Thursday, 3 March 2011
During November, it was obvious that Autumn was fading away and that the full effect of winter was on its troublesome path. The amount of rain was increasing and the temperature was dropping rapidly. It had been hard to visit Quarry 4 for some time because we all had other commitments but we all knew that trips would become extremely limited this winter.
Firstly, now that the quarry was no longer being worked, water build up would be considerable since there were no new trenches and there were no pumps to keep the water level under control. Secondly, it was now that the quarry was due to be flooded anyway. Although the date was not cast in stone, it was always a possibility that this could happen. So we planned a trip for early November.
The weather in the immediate couple of weeks leading up to the trip was a bit of a mixture. Although there had been quite heavy rain, this was interspersed with some dry days and I figured that conditions would not be too bad. Mark couldn’t make the trip because of a back problem so it would be Cliff, Carl and myself.
The weather was forecast to be kind to us on the day and sure enough it was a bright sunny morning as I pulled up to the quarry. Cliff was already there and it was only 5 minutes more when Carl joined us. We quickly kitted ourselves up and made our way into the quarry. Initially the quarry looked fairly water free but looks can be deceiving.
As we dropped into the quarry it became obvious that the quarry was extremely wet and cloggy underfoot but still there was no surface water. We headed to the area that was the most productive throughout the year as I wanted to look for more teeth and this area had produced several teeth during the last few trips.
However there had been a natural breech in one corner of the quarry wall and a fair torrent of water was gushing in. It brought down with it some of the surrounding clay and discarded bricks that lined the edge of the quarry. The main tooth bearing area was flooded and the fish bearing strata was also under water. Not much but enough to be a pain and the water was interspersed with little islands of clay that could be searched.
Undeterred we started to prospect. Cliff had already picked up a delightful little digit bone from a plesiosaur when he spotted a piece of rib sticking out from one of those little dry spots, only a few yards away from where the water was pouring in. As he cleaned it off, Carl pointed out that he actually had a massive Liopleurodon tooth.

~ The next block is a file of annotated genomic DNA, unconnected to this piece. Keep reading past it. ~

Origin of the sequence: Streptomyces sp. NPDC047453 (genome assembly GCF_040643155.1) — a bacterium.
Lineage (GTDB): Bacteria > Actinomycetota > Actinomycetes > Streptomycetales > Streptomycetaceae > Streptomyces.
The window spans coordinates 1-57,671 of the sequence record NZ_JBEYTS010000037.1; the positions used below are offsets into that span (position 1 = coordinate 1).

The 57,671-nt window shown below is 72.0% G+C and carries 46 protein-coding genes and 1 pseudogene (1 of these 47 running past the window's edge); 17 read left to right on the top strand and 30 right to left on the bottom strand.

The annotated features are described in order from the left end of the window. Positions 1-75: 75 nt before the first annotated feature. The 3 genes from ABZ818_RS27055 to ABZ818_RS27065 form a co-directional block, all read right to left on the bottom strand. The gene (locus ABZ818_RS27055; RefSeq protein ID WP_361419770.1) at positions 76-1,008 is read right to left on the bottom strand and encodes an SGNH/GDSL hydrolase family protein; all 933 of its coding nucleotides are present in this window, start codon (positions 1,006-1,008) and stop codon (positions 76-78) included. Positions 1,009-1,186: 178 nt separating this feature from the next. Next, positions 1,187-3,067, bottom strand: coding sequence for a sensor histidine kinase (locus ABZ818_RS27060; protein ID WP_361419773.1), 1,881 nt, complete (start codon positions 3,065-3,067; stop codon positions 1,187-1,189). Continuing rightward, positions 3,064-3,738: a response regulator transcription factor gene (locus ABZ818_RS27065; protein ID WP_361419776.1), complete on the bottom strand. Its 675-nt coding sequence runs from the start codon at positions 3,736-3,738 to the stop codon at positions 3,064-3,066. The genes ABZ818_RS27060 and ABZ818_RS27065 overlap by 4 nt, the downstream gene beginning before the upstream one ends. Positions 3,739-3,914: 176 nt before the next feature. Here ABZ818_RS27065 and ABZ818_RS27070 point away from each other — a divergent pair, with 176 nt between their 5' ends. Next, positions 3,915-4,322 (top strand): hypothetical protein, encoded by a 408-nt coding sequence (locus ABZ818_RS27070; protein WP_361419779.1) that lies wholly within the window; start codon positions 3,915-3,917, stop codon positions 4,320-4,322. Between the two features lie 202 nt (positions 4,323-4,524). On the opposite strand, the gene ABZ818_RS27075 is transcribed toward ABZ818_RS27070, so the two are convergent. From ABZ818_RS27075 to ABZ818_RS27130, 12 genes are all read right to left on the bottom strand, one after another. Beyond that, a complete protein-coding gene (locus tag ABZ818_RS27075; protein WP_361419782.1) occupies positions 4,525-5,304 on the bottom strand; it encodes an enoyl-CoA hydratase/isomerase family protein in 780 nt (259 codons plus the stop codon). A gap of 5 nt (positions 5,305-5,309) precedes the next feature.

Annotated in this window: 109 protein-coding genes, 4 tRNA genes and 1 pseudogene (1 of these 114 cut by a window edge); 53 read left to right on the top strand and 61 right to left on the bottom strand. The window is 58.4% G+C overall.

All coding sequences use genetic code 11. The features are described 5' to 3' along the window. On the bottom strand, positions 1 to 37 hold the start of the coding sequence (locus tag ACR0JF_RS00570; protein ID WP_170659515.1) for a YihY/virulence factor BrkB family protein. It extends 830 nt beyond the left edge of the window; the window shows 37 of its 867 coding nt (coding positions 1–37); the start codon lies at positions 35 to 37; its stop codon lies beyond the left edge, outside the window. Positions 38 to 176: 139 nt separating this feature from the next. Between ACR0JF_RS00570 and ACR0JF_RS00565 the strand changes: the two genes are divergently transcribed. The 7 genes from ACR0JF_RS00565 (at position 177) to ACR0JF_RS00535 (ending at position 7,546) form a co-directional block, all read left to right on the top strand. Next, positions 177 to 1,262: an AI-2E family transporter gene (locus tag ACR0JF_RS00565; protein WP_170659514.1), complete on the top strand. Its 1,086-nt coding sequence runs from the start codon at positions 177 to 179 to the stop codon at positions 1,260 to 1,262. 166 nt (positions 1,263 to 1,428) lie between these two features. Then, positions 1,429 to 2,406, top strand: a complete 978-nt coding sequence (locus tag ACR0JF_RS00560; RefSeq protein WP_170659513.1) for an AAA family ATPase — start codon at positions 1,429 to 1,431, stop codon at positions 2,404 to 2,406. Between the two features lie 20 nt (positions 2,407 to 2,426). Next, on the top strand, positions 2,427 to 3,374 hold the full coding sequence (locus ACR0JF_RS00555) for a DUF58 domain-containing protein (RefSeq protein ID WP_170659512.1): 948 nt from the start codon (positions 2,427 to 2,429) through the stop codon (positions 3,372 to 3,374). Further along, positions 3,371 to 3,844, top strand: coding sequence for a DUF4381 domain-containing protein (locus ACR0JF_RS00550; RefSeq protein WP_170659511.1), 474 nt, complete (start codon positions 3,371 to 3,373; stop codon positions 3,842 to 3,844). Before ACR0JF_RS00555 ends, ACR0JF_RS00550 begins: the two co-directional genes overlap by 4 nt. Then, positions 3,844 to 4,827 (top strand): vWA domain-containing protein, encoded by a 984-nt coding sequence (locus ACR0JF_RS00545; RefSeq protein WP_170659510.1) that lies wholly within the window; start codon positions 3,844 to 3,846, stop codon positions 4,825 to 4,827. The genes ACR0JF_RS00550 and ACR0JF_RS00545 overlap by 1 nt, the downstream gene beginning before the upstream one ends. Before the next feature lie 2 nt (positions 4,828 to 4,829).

We could hardly believe it! Although the tip was missing the tooth was truly massive, as big as some tyrannosaur teeth. Although it wasn’t as pristine as Carl’s tooth (see here), what it lacked it completeness it made up for in attitude. A truly wonderful example. We all busily returned to the hunt.
Cliff really started to produce the goods finding a super Hypsocormus jaw with a few in situ teeth and yet another nice vertebra from the ichthyosaur bed. There is obviously a disarticulated specimen somewhere in the area but finding it is impossible although the odd bone keeps popping out and further recovery seems unlikely if the quarry is flooded.
He also found yet more scrappy Leedsichthys bone and another superb belemnite. While he was doing this Carl and I were struggling although Carl slowly started to get his eye in and found a small plesiosaur tooth and metriorhynchid tooth. I, on the other hand, was finding it hard but that’s how it is sometimes.
As the day wore on we slowly covered a large area of the quarry although nothing of significance could be found. We returned to the Lepidotes bed and sure enough recovered yet more scales although it was apparent that this area was becoming exhausted.
We called it quits later in the afternoon and made arrangements to meet again. We hoped to get down during December for one last trip before Christmas – flood waters permitting. Every trip to Quarry 4 may be the last one now so we intended to make the most of it.
But admittance to Quarry 5 really was edging closer now and we all hoped to move onto pastures new in the new year.